UNDERSTANDING SENSITIVE SKIN
Many people tell us they have sensitive skin. The question is...sensitive to what? Sensitive skin is a lay term rather than a medical diagnosis.
Some people are simply born with sensitive skin, and research shows this skin type is often genetic. For many, the causes of sensitive skin can be traced back to skincare.
If you notice redness, burning, itching or stinging after applying a product, your skin could be reacting to something in the ingredients list.
Some people truly have thin or a fine-textured sensitive skin. Since it reacts quickly to both heat and cold, sensitive skin sunburns and windburns easily. It is often dry, delicate and prone to allergic reactions.
Other people have skin that is simply sensitive to its environment. Seasonal temperature and humidity changes, very hot water, detergent soaps, synthetic fragrances and colors, preservatives, alcohol (used on the skin), and other artificial additives cause irritation or inflammation, which leads to red, blotchy, and itchy skin.
Are there different types of sensitivity?
Just like there are varying degrees of severity for oiliness, dryness, and acne, there are also different levels of sensitive skin. Sensitive skin can generally be divided into four main types:
- Naturally sensitive skin: This one is genetic, and can be linked to inflammatory skin conditions like eczema, rosacea, and psoriasis.
- Environmentally sensitive skin: As its name implies, this type of sensitivity is triggered by your environment. Sun exposure, cigarette smoke, air pollution - anything your skin comes into contact with might send it into a stinging, irritating frenzy.
- Reactive skin: This type of skin becomes red and inflamed by skin-care products, resulting in very red, warm, and irritated skin.
- Thin skin: As we age, our skin naturally becomes thinner, and thinner skin is easier to irritate.
Most Sensitive Skins Have Triggers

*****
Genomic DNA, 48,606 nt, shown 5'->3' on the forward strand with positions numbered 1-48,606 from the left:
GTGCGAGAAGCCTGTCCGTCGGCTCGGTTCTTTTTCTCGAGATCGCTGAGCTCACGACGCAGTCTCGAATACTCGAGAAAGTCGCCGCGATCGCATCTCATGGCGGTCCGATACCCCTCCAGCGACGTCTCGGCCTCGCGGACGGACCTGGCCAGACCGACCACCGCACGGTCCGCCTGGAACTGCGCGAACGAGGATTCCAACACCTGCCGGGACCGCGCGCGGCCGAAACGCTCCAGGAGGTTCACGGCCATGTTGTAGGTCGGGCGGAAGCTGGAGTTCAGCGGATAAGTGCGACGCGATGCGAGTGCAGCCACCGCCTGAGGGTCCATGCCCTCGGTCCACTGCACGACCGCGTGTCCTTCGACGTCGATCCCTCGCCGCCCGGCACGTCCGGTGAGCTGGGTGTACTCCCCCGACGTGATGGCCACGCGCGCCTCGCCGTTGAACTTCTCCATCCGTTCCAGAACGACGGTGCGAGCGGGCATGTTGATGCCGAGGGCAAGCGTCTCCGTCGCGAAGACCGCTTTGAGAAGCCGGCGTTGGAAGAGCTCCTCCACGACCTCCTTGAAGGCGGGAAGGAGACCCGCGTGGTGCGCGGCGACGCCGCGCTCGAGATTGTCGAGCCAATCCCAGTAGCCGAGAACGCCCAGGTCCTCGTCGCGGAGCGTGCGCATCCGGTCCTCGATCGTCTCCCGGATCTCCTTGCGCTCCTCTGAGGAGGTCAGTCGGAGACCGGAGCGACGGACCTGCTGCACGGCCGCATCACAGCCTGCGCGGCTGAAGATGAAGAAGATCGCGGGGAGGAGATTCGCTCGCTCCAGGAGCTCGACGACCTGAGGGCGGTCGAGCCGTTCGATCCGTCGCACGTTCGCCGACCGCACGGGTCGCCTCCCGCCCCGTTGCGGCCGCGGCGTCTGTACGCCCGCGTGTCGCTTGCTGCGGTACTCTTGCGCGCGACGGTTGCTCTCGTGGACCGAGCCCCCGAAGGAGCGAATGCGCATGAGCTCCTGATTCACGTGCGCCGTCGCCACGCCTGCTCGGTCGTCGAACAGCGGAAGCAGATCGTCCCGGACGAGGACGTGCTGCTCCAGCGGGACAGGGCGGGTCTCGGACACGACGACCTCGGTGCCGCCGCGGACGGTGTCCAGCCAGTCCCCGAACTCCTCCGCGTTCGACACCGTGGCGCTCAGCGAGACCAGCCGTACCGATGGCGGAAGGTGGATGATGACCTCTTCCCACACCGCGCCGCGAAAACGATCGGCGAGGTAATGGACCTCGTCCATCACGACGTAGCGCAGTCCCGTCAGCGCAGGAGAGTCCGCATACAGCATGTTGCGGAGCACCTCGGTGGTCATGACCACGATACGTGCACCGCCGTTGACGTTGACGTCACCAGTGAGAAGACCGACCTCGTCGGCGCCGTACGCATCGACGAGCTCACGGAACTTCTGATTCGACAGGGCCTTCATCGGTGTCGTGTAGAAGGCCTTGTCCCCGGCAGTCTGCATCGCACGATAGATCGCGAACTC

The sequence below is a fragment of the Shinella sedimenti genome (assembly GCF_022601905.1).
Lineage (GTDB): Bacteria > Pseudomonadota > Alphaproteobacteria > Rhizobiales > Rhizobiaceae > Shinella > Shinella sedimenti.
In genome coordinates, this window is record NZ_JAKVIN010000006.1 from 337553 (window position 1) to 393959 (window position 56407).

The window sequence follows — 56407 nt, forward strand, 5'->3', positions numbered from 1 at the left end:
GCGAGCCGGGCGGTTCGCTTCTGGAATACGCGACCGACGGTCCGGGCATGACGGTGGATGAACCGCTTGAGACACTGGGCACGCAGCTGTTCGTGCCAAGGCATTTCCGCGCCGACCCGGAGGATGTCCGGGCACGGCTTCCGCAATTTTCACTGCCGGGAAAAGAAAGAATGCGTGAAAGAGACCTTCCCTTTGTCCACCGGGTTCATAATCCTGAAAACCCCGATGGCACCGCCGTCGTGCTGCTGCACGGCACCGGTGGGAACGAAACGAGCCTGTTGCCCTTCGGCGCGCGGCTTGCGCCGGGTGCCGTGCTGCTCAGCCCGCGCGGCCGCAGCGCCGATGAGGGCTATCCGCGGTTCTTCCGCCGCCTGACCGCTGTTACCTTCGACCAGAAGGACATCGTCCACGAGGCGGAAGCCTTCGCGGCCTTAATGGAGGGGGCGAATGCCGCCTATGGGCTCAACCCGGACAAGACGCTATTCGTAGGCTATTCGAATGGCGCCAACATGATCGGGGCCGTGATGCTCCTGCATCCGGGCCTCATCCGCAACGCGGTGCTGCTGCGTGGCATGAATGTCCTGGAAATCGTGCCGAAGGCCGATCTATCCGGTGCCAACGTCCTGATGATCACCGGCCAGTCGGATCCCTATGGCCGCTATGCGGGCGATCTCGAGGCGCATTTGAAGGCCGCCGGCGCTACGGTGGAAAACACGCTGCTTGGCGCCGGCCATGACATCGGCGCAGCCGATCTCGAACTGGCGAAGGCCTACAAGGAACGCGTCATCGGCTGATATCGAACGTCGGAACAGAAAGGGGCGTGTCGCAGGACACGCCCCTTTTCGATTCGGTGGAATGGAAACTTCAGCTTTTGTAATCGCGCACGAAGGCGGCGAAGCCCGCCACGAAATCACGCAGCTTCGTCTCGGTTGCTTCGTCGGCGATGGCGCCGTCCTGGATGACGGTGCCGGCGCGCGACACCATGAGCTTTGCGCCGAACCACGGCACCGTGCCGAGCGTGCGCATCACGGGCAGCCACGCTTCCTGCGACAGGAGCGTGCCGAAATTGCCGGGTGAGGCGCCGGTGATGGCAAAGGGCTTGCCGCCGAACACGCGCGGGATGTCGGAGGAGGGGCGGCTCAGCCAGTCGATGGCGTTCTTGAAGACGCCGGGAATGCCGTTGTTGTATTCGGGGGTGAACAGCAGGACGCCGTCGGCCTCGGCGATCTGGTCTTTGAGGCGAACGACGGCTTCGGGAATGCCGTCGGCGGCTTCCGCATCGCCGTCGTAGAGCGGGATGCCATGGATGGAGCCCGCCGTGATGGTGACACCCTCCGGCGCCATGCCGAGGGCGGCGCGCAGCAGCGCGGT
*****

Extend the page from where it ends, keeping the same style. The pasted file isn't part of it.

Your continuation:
If you have sensitive skin, you may already know some of the “triggers” that create reactions on your skin. There are some common, ones, however, that you may not be aware of. Some well known triggers that can make sensitive skin react include:
• Temperature changes
• Chemical and/or synthetic fragrances
(and formaldehyde releasing preservatives like urea, quaternium-15, and DMDM hydantoin)
• Cosmetics and soaps
• Propylene glycol and ethanol
• Fragrances (the #1 allergen and irritant in cosmetics)
• Bismuth oxychloride and mica (light-refracting ingredients found in makeup)
• Hormonal imbalances
• Rubber latex
• 4-tert-butylphenol in cosmetics (lip liners), plastics, and lacquers
• Chemicals used in pesticides and herbicides
• Menthol and peppermint
• Gold and silver metals
Some people who have allergies to natural trees and grasses, such as ragweed, can also develop allergies to essential oils like chamomile and calendula, since these are cross-reactive ragweed allergens.
Check your labels!
Others can gradually become sensitized to certain skin care products that have formaldehyde, particularly after using them for awhile. This is why it’s important to always be careful about the ingredients in your product, as some harsh chemicals and preservatives can sometimes create skin sensitivity over time as you use them.
Lifestyle Factors to Help Sensitive Skin
Sensitive skin types can benefit from some lifestyle changes that may help protect your skin. First, if you have allergic reactions, check with your allergy doctor. A patch test may reveal exactly what ingredients you are allergic to, so you can avoid these in the future.
Other steps you can try to protect your skin include:
Think of sensitive skin as fragile skin—it needs protection always. Use hats, clothing, and safe sunscreen. Protect from the wind with scarves.
Not in your body, necessarily, though of course you can, but we’re talking here about your home. Get rid of the toxic elements as much as you can, as the more you cut back, the less likely your body (and skin) will be to react. Get rid of chemical and environmental irritants in your personal care items, laundry items, household cleaners, furniture, paint, etc.
Sensitive skin is typically dry, which means that it’s vulnerable to attack. Keep it moisturised always.
Always take your makeup off
Do not sleep in your makeup! Even the most natural products can become clogged in your pores and cause irritation. Use a gentle cleanser and then put on your moisturizing night cream so your skin has a chance to recover.
Be wary of bacteria
This means replacing your washcloth and pillowcase more often, and tossing out old makeup and cosmetic products. Wash your makeup brushes often and let them air dry.
Consider a shower filter
Many sources of city water may contain chlorine or other chemicals that can cause your skin to react. A shower filter can help cut down on your exposure to these chemicals.